Published Tuesday, 07 June 2011
Chinese authorities have executed a piano student who accidentally drove into a young mother and then stabbed her to death so she would not demand compensation.
The high-profile case has become a focus of massive public resentment towards a privileged elite, as well as a source of concern that lethal justice is being handed down to placate internet mobs.
Yao Jiaxin, a 21-year-old student of the Xian Conservatory of Music, was killed – probably by lethal injection — shortly after losing an appeal at the supreme people's court.
He was sentenced in April for the murder of Zhang Miao, a 26-year-old mother, in Xian – the provincial capital of Shaanxi province.
Yao knocked his victim off her bike and then flew into a fury when he saw her noting down his licence plate – apparently to seek compensation for her minor injuries.
"Yao stabbed the victim's chest, stomach and back several times until she died. The motive was extremely despicable, the measures extremely cruel and the consequences extremely serious," the court said in a statement released through the state's Xinhua news agency.
The road-rage incident gained nationwide notoriety among China's online community, who are inclined to suspect the so-called "rich second generation" — young people with power and money — can avoid justice by using their connections.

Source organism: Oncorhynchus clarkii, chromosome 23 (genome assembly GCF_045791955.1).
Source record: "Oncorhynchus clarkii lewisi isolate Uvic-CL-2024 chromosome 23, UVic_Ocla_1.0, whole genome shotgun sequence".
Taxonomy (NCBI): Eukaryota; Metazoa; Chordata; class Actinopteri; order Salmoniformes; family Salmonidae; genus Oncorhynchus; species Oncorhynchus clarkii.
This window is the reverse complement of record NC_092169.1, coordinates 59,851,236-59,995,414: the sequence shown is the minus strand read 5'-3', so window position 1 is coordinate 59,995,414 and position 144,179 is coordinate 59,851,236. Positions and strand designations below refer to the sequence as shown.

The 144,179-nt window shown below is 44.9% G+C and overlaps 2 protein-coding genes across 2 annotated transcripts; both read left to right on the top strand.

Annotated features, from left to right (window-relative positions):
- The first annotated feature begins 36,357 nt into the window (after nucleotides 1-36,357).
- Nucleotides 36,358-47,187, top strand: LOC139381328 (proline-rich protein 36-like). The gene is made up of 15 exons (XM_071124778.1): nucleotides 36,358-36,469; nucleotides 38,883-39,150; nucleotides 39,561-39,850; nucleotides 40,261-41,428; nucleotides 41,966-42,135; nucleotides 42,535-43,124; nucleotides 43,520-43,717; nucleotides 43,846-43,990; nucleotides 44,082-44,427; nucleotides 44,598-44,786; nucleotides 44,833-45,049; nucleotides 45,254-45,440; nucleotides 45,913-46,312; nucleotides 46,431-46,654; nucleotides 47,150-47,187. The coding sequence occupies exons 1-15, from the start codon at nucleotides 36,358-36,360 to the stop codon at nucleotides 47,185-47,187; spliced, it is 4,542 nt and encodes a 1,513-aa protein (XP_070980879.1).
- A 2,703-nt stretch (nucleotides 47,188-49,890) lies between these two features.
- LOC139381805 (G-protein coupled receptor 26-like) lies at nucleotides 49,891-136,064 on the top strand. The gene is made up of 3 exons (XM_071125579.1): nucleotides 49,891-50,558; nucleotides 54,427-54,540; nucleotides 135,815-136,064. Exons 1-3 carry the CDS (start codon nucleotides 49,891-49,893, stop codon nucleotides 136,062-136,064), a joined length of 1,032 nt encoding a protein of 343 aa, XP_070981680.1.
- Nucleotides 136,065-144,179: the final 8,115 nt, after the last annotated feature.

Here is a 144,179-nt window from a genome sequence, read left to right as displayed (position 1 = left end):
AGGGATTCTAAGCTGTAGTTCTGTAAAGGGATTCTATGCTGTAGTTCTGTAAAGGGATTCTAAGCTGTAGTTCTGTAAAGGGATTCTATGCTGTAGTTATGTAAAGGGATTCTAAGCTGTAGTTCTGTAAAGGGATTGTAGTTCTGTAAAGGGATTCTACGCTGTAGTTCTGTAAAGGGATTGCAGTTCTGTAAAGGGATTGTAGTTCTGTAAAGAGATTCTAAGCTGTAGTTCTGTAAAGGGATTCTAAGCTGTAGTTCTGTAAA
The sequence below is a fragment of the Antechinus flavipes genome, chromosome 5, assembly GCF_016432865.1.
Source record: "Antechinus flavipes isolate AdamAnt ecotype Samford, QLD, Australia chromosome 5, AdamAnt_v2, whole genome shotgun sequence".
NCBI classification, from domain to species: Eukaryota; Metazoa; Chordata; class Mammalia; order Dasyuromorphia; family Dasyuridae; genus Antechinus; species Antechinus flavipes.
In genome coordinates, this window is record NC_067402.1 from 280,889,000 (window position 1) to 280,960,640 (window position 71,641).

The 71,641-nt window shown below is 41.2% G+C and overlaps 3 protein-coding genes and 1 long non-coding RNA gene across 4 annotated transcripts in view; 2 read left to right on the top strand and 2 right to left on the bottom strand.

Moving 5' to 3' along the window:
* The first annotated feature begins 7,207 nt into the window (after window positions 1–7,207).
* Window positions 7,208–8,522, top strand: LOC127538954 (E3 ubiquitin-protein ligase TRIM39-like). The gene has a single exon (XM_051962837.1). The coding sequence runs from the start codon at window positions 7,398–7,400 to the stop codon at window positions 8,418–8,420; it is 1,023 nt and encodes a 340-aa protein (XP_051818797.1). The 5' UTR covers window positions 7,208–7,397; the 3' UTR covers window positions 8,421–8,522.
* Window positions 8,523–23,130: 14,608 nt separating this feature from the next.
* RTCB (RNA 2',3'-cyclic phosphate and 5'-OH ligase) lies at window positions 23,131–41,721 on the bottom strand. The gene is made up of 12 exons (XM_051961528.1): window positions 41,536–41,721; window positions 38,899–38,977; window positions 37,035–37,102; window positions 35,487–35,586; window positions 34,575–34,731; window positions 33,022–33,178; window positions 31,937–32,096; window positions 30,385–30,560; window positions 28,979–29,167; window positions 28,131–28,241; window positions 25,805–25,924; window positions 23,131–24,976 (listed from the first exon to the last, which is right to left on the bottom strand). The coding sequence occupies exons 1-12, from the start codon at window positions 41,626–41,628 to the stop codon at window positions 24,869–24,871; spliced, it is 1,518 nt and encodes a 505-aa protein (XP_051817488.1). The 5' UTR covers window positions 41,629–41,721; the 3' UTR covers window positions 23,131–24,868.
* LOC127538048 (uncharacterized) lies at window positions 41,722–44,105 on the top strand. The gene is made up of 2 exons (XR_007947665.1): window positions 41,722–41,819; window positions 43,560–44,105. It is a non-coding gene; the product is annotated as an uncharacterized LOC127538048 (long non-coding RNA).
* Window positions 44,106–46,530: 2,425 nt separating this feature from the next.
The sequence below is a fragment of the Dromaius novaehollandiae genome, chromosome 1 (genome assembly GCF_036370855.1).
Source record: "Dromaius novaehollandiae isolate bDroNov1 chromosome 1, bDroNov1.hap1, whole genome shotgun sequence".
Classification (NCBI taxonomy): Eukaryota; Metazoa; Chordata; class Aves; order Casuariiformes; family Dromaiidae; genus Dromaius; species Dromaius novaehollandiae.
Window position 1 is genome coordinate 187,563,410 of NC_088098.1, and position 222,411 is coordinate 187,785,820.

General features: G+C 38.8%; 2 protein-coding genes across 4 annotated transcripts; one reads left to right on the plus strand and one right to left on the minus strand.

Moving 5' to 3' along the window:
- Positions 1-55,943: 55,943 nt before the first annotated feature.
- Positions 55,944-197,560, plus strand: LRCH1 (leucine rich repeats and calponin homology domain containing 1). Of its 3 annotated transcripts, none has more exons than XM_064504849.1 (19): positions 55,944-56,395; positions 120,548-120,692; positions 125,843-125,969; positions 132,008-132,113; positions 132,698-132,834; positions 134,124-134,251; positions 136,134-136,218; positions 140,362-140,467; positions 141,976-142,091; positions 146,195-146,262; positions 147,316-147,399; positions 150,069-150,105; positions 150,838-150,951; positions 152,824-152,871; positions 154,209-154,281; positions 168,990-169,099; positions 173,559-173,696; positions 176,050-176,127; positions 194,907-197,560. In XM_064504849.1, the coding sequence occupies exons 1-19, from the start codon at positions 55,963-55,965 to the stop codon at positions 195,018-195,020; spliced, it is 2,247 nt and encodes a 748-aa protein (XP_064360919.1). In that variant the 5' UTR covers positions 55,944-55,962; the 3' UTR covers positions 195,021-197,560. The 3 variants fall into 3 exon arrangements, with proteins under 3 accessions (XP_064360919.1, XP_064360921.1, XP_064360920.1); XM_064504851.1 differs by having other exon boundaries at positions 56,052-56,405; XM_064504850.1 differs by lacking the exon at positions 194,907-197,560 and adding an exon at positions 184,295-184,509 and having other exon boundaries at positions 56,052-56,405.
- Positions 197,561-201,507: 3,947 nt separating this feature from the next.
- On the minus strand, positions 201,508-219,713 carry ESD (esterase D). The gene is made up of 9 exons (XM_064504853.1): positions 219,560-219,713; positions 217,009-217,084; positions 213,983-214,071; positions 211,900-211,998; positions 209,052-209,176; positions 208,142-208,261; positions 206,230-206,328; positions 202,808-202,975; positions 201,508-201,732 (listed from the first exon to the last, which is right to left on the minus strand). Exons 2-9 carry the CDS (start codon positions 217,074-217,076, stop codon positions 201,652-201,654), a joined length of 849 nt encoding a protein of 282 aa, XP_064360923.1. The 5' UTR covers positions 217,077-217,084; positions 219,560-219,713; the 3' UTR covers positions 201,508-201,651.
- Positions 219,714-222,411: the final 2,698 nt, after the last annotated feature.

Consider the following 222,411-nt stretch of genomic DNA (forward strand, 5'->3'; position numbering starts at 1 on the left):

The case was widely – though in many ways inappropriately — connected to a separate drink-driving fatality in which the son of a senior police officer reportedly shouted to bystanders that he could avoid prosecution because "My father is Li Gang."
Yao was not from a particularly wealthy or powerful family, but his piano education and the fact that his parents are employment by the defence industry appear to have added to the hatred generated by his crime. Many internet users are also suspicious after hearing that the propaganda department insisted media outlets could only use Xinhua reports about the issue rather than making their own investigations.
Internet chatrooms that debated this topic generated tens of thousands of responses, the vast majority of which demanded his death.
Many feared this put undue pressure on judges, particularly after a lower court acknowledged that public opinion would be taken into account when delivering a verdict.
However, after Tuesday's judgment, the lawyer Mo Shaoping – who is not connected to the case and opposes the death penalty – said the execution was in line with Chinese law.
"This was a very flagrant crime that would normally be punishable by death. With or without the media exposure, he would be executed," said Mo.
guardian.co.uk © Guardian News and Media 2011